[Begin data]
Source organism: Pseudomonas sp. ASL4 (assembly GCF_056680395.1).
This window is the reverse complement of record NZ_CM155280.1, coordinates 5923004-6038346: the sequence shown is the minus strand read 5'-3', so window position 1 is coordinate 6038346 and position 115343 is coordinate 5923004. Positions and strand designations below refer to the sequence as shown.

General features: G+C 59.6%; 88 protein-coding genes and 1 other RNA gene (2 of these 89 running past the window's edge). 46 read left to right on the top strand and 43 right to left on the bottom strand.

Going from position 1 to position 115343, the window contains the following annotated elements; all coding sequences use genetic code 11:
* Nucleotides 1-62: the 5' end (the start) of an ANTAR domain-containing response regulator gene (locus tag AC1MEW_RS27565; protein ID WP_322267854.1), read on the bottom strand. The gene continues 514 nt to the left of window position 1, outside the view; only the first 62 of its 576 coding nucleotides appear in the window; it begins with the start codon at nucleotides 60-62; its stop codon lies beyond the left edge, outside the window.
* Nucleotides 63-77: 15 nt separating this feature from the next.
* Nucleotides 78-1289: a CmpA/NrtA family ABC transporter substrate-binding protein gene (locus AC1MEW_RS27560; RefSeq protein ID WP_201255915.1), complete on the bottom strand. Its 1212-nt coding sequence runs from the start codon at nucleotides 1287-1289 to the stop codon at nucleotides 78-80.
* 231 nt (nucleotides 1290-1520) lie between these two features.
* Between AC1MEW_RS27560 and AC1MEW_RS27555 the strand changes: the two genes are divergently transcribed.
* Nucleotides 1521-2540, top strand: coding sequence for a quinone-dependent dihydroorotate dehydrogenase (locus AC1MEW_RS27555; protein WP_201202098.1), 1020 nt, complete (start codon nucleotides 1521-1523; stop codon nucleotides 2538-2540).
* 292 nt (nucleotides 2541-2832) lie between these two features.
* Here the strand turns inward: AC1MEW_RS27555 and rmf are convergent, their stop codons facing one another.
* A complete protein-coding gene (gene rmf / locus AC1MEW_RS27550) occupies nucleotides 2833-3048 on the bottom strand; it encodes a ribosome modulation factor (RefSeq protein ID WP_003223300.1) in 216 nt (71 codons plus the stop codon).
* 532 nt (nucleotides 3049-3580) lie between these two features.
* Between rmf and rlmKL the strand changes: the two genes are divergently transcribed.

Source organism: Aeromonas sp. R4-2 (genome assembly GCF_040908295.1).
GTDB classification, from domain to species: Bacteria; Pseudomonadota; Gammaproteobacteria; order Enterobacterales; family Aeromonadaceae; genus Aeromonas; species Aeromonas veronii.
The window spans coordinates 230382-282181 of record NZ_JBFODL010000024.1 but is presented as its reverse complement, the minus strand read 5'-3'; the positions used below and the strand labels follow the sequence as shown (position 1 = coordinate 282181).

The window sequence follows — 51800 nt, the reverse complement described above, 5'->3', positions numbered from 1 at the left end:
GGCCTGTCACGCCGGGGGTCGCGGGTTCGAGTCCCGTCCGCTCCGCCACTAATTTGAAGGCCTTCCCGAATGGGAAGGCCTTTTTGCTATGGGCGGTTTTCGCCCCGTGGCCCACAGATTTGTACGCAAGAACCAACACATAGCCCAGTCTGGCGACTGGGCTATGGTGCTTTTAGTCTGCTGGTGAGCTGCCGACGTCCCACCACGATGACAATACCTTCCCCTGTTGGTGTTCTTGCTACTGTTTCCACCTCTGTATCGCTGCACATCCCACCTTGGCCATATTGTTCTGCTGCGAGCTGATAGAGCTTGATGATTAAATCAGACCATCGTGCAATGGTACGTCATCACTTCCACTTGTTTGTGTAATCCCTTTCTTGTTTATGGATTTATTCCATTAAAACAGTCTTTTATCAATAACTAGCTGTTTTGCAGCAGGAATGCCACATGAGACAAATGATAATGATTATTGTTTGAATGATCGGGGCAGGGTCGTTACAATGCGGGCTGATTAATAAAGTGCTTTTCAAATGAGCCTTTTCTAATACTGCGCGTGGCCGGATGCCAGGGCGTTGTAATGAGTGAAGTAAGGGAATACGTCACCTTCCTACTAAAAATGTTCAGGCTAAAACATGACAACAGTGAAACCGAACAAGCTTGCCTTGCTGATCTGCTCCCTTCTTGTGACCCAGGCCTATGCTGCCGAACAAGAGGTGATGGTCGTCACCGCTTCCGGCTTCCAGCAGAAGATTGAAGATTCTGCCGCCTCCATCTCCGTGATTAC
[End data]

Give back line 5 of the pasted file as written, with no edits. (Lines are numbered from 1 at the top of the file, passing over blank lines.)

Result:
* Nucleotides 1-62: the 5' end (the start) of an ANTAR domain-containing response regulator gene (locus tag AC1MEW_RS27565; protein ID WP_322267854.1), read on the bottom strand. The gene continues 514 nt to the left of window position 1, outside the view; only the first 62 of its 576 coding nucleotides appear in the window; it begins with the start codon at nucleotides 60-62; its stop codon lies beyond the left edge, outside the window.